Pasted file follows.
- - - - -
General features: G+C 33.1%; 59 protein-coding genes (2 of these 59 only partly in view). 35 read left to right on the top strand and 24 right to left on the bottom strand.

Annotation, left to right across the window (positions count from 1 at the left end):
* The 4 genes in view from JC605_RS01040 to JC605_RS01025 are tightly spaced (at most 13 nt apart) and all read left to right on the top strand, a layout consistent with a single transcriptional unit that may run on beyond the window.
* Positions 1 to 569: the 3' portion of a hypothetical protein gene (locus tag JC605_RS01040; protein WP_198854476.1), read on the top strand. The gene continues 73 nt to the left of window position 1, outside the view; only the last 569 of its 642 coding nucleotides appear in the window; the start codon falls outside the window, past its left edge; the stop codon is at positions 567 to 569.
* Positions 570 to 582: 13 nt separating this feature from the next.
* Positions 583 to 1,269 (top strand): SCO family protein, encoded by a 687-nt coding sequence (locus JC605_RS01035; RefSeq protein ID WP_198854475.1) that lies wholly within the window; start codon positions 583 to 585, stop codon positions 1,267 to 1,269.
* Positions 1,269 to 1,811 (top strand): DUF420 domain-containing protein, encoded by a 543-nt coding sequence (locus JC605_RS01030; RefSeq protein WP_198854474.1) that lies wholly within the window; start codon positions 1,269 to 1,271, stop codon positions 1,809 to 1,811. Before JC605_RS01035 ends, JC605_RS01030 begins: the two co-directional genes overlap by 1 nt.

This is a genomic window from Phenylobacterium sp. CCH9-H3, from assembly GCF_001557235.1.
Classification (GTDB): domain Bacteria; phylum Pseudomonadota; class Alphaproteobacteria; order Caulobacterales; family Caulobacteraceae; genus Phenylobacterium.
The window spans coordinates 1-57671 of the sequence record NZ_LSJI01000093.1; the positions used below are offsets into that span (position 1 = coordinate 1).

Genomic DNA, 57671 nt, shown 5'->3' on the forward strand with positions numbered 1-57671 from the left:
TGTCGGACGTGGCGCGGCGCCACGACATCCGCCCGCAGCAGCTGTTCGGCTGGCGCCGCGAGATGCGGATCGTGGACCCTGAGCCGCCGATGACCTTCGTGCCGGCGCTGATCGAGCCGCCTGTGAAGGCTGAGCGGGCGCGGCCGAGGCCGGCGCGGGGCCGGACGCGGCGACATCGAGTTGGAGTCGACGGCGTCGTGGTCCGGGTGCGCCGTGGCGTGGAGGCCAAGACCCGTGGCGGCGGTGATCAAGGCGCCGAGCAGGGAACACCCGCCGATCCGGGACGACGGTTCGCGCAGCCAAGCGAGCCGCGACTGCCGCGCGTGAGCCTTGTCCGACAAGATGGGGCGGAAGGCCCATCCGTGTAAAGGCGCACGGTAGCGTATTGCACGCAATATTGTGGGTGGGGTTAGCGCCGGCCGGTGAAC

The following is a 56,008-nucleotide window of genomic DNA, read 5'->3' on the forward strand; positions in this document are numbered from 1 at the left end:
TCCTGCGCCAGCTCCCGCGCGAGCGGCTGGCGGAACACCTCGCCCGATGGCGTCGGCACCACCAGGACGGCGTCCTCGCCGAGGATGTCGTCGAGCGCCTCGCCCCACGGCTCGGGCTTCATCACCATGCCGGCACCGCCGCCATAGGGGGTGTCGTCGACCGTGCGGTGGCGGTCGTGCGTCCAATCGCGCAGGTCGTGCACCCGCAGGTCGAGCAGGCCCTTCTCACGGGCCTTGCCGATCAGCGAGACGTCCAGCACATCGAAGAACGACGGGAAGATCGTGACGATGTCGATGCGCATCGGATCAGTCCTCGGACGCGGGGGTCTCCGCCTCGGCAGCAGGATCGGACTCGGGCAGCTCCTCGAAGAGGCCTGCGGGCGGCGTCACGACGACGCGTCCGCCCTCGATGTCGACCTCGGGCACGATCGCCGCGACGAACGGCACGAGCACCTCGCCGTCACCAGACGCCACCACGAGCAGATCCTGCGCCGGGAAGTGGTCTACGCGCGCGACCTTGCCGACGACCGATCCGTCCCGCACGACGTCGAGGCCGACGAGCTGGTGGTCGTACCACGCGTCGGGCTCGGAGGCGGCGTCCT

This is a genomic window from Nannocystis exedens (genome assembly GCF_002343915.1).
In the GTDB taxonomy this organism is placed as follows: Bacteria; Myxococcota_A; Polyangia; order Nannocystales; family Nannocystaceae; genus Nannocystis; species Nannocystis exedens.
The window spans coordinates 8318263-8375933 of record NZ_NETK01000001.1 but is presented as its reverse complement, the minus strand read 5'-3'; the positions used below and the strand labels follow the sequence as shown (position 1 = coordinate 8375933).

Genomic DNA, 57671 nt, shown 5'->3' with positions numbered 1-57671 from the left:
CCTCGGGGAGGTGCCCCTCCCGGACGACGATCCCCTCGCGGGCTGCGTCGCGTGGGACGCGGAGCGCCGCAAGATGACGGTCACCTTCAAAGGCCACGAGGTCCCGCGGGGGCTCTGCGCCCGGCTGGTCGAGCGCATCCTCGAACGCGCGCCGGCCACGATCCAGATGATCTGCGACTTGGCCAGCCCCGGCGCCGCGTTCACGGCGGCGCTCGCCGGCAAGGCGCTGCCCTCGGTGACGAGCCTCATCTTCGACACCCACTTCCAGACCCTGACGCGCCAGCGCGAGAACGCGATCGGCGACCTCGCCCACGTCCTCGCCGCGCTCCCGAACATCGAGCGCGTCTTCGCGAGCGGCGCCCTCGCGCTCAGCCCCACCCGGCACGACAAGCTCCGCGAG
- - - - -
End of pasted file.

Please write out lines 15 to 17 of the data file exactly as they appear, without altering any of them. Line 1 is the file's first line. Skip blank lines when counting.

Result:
This is a genomic window from Nannocystis exedens (genome assembly GCF_002343915.1).
In the GTDB taxonomy this organism is placed as follows: Bacteria; Myxococcota_A; Polyangia; order Nannocystales; family Nannocystaceae; genus Nannocystis; species Nannocystis exedens.
The window spans coordinates 8318263-8375933 of record NZ_NETK01000001.1 but is presented as its reverse complement, the minus strand read 5'-3'; the positions used below and the strand labels follow the sequence as shown (position 1 = coordinate 8375933).